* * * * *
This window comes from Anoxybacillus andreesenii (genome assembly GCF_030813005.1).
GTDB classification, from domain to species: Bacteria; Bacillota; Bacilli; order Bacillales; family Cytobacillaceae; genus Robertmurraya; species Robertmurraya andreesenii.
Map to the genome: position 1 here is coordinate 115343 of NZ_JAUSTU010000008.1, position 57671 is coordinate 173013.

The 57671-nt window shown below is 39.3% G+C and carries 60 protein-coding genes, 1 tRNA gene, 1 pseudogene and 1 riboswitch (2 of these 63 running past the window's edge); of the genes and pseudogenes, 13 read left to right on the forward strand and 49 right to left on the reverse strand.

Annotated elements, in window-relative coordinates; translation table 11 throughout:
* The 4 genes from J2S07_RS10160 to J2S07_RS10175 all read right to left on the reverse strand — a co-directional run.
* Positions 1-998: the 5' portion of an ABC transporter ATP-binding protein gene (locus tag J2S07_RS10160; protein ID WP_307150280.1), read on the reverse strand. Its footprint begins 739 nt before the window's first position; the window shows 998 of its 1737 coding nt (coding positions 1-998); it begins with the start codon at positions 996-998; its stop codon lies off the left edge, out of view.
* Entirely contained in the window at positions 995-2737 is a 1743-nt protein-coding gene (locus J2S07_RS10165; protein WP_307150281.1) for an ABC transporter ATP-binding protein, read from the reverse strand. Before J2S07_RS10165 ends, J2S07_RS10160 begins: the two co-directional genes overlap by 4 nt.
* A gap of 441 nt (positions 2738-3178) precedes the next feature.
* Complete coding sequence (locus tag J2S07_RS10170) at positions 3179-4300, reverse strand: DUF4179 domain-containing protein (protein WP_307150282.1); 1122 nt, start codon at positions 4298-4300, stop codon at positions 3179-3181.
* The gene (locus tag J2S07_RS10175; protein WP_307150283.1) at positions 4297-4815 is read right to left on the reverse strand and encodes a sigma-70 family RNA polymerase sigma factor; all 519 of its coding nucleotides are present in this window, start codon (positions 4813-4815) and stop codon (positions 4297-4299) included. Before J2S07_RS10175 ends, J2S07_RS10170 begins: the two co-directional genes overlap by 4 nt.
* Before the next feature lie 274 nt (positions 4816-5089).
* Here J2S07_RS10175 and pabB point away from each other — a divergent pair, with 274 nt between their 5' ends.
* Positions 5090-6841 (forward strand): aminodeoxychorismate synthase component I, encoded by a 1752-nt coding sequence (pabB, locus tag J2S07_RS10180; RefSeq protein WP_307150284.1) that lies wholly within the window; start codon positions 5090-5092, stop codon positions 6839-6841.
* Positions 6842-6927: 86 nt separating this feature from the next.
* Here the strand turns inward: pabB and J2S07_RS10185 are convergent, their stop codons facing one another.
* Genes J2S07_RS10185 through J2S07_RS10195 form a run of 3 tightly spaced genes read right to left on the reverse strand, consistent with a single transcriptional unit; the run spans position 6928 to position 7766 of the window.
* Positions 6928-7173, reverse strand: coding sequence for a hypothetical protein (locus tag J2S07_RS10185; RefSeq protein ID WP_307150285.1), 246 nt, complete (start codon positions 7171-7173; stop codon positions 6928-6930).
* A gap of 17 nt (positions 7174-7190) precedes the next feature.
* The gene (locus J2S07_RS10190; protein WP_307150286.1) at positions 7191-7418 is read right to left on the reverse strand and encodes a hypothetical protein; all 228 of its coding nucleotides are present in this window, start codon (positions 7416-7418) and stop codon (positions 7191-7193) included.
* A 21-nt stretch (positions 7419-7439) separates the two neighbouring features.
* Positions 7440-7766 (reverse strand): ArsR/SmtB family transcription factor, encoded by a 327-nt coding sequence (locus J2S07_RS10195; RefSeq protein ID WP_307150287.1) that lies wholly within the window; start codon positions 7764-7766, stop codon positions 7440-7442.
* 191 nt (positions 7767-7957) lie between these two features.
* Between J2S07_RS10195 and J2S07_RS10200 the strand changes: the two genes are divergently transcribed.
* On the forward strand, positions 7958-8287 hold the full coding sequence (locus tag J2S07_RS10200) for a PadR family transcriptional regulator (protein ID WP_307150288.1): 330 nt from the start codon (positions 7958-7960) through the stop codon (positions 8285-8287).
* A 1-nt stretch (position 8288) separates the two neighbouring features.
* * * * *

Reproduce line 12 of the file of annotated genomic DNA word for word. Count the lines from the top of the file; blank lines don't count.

* Before the next feature lie 274 nt (positions 4816-5089).